You would think that conditions now ought to be ideal for a centre party. Labour has marched off to the left and looks set to stay there for the foreseeable future given the hugely increased authority Corbyn has received from Labour’s – his – campaign and election result. The Tories are weighed down by the Brexit talks and the internal divisions that’s causing, on top of an economy that might be stuttering and public services struggling after seven years of spending restraint. UKIP has served its purpose and even the SNP has peaked.

And they are ideal. The question is whether he can succeed where Farron failed and establish himself as a more credible opposition than Corbyn. He has form, of course. His brief acting leadership after Ming Campbell ’s resignation was notable for his ‘Stalin to Mr Bean’ quip to Gordon Brown. He also cultivated useful links with the media, notably Robert Peston. Getting in front of the camera as often as possible must be a key aim.

Which brings us back to Brexit. Barring something completely unexpected, Britain’s withdrawal from the EU will dominate British politics for at least the next 18 months. Labour’s internal divisions and particularly Corbyn’s disinterest in and ambivalence toward the EU should give Cable a tremendous platform to put an opposing case to the government, as well as to link it to the economy and potentially the NHS, social services and other issues.

The stakes are high. An effective performance from the Lib Dem team, led by Cable, could well see the party back into the high-teens or twenties. The coalition of ardent Remainers and pragmatic free marketeers is a sizable one but not one being particularly courted elsewhere at the moment. On the other hand, were he to fail as his two predecessors did, the future for his party would be grim indeed. Nature abhors vacuums and someone must fill the one in the centre. Logic suggests that should be the Lib Dems. But then logic has had an unusually weak relationship with politics these last few years.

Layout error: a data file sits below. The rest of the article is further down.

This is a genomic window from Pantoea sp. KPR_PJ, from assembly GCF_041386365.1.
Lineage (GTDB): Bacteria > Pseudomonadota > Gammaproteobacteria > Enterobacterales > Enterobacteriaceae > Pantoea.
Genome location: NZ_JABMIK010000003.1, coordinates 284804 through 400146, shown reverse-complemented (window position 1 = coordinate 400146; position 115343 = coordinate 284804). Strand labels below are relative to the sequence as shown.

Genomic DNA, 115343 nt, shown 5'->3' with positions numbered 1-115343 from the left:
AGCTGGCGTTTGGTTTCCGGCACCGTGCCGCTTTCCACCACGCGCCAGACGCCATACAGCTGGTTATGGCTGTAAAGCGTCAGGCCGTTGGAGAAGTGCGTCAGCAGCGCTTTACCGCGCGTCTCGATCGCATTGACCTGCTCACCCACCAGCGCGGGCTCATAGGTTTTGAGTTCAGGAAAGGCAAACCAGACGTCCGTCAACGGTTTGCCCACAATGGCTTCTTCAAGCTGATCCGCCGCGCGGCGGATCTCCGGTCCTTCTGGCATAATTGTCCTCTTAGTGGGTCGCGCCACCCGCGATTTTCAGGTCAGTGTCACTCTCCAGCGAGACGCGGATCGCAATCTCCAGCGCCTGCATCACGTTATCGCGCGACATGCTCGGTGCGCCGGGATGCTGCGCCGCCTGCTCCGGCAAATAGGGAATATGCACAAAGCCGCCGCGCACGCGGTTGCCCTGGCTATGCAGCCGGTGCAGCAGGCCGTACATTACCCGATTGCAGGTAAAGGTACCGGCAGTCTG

David Herdson


How the Corbyn surge has left the Lib Dems positioned largely as an anti-Tory party

Sunday, July 2nd, 2017

Labour aren’t in second place in any of the seats the Lib Dems hold, and Labour hold only 4 of the top 30 Lib Dem target seats

Looking through the results of June 8th I was struck by how much the Corbyn surge has left the Lib Dems as a Tory facing party. As we can see in above chart, in not one of the twelve seats the Lib Dems hold are Labour second, it is either the Tories or the SNP.

But if we look at at the chart below which shows the party which holds the seat in the top 30 Lib Dem target seats, so during this parliament and during the general election campaign the Lib Dem focus will be aimed predominantly at the Tories, this might help given Labour/Corbyn a free pass.

All of this makes we wonder if the Lib Dems are making a mistake in allowing Sir Vince Cable to become leader in a coronation. This is not meant as a slight on Sir Vince, but given his high profile role in the coalition and his role in tuition fees, I’m not sure he’s best placed to exploit the political environment he and the Lib Dems find themselves in.